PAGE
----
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You have prepared your design for placement; the design environment and technology processes are set, the padstacks and package symbols are ready, the board outline is there, the layer stackup is defined, and the netlist is in, as we discussed in our earlier post on preparing for placement. Now is the time to start placing components on the board. You are already on your mark if you have done the preparation tasks. Now's the time to get set and go!
As a good practice cross-check if the following are available:
Let PCB Editor know where the pads and symbols are by setting the paths for library pads and library symbols in the User Preferences dialog. PCB Editor will use these paths to search for symbols and pads as you go along placing the components.
How do you want to place your components today? It's almost like that for PCB Editor placement. You have choices, one for every occasion.
First thing you will like to do is get into the Placement Edit application mode. Like the other intuitive application modes in PC Editor, in the Placement Edit application mode simply select a relevant object on the canvas and choose the appropriate action from the right-click pop-up menu.
Do you want to place the components manually? You can do that of course. Select components individually or by groups, and interactively determine their locations. You can place parts by reference designator, class (say IC, IO, or DISCRETE), room, or net group. You can also place mechanical symbols (such as board outlines) or format symbols (assembly and fabrication drawings). What's more, while placing the components you can rotate or mirror them, say, to place parts on the bottom layer instead of the default top (you can also change the default, of course).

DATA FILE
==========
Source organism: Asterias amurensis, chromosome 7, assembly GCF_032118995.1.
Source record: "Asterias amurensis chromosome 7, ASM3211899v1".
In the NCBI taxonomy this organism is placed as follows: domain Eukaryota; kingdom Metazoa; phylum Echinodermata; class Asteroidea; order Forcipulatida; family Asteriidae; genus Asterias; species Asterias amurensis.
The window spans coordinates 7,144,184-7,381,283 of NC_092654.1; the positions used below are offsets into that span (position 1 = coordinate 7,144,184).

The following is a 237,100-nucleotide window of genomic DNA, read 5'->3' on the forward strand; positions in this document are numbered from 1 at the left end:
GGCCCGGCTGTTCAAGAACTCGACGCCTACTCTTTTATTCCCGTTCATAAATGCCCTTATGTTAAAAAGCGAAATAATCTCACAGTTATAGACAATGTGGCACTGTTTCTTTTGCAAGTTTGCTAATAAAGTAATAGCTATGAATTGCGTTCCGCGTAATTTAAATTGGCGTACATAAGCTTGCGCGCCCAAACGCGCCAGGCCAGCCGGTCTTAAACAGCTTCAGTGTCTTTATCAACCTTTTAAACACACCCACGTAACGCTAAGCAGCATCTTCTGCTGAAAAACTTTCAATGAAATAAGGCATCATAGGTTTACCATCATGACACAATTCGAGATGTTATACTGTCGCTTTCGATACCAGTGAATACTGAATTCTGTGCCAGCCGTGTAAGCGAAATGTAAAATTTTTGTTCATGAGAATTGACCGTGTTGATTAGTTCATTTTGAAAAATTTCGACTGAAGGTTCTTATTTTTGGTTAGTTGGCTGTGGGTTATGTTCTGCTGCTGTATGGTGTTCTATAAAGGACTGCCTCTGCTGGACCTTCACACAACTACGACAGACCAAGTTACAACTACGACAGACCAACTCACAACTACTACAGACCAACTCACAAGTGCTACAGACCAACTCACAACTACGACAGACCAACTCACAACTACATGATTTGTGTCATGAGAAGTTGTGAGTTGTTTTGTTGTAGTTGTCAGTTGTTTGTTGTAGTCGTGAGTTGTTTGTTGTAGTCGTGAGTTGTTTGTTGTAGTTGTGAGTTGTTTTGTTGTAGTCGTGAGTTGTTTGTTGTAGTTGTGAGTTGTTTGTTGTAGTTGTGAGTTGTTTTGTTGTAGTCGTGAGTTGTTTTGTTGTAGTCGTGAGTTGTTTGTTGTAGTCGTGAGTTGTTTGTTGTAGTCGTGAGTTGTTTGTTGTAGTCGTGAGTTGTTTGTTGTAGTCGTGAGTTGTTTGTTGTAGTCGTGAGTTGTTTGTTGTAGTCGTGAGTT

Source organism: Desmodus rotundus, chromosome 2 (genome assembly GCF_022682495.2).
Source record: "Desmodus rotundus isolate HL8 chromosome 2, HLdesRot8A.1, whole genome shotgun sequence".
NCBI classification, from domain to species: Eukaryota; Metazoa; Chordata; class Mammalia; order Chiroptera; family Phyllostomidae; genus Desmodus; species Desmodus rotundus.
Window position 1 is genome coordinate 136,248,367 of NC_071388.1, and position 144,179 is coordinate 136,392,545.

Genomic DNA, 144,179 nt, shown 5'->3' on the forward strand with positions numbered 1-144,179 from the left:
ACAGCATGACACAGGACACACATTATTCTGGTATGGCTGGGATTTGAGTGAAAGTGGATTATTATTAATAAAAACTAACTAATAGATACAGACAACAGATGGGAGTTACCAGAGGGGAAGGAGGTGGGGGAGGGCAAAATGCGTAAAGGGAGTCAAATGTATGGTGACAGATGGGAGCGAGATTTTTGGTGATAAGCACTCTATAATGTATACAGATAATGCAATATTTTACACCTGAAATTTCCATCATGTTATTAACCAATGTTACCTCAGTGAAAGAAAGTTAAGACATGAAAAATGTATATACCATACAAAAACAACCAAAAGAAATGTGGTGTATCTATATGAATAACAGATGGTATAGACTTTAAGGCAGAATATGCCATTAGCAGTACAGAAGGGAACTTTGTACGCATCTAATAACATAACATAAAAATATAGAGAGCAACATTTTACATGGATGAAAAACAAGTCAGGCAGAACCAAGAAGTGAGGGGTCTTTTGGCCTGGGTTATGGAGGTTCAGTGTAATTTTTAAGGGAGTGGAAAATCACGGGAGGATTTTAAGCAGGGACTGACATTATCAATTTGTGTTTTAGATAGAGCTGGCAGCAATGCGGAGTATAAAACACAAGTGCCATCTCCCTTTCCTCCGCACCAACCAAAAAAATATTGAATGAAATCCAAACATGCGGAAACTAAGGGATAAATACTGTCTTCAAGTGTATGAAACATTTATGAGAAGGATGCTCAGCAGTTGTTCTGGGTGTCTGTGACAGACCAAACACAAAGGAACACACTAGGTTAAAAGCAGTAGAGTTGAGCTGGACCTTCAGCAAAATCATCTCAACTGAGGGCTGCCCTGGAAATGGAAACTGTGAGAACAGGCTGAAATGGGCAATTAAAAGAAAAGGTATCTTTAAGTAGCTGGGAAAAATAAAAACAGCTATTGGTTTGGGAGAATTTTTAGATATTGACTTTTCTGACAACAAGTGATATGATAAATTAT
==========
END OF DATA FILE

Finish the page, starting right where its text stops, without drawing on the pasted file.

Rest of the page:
And, yes, PCB Editor can place elements automatically based on controls that you specify before activating automatic placement. You choose the elements to be placed and define an area in which to place them. You can specify additional placement controls by defining placement parameters, and properties assigned to functions and elements. For example, you can use Quickplace, which will automatically place parts outside the board outline or inside their designated rooms. You can then move the parts interactively to their final locations.
Here are a few tips to make placement a piece of cake for you (PCB Editor really spoils with choices):
You have placed the components but is it all good? How will it look and behave when it is manufactured? It's time to open the design and verify it in 3D Canvas. Allegro® 3D Canvas lets you visualize and analyze a three-dimensional model of a design as a manufactured output. You can visually check the symbol placement, position, and proximity to other symbols. 3D Canvas also lets you view mechanical objects such as shields, fans, heat sinks, and housings, and run checks for verifying collisions or other placement issues.
Allegro 3D Canvas displays in its own canvas, letting you continue to work with the two-dimensional view in the main canvas. You can interactively zoom, pan, and rotate the 3D design.Enabling the interactivity between the 2D design window and the 3D canvas lets you edit the design in the 2D design window and display the changes in 3D Canvas in real-time.
After you have placed the components, you will start with setting electrical, physical, and spacing constraints and the actual routing of the board. But before doing that if you think trying out the different features we discussed in this post, will give you more insight, click here to try a Rapid Adoption Kit on Placement and Shapes. This Rapid Action kit provides an overview of different component placement techniques and copper areas (shapes) in Allegro PCB Editor with a test database for you try out the steps.
Note: The above link can only be accessed by Cadence customers who have a valid login ID for https://support.cadence.com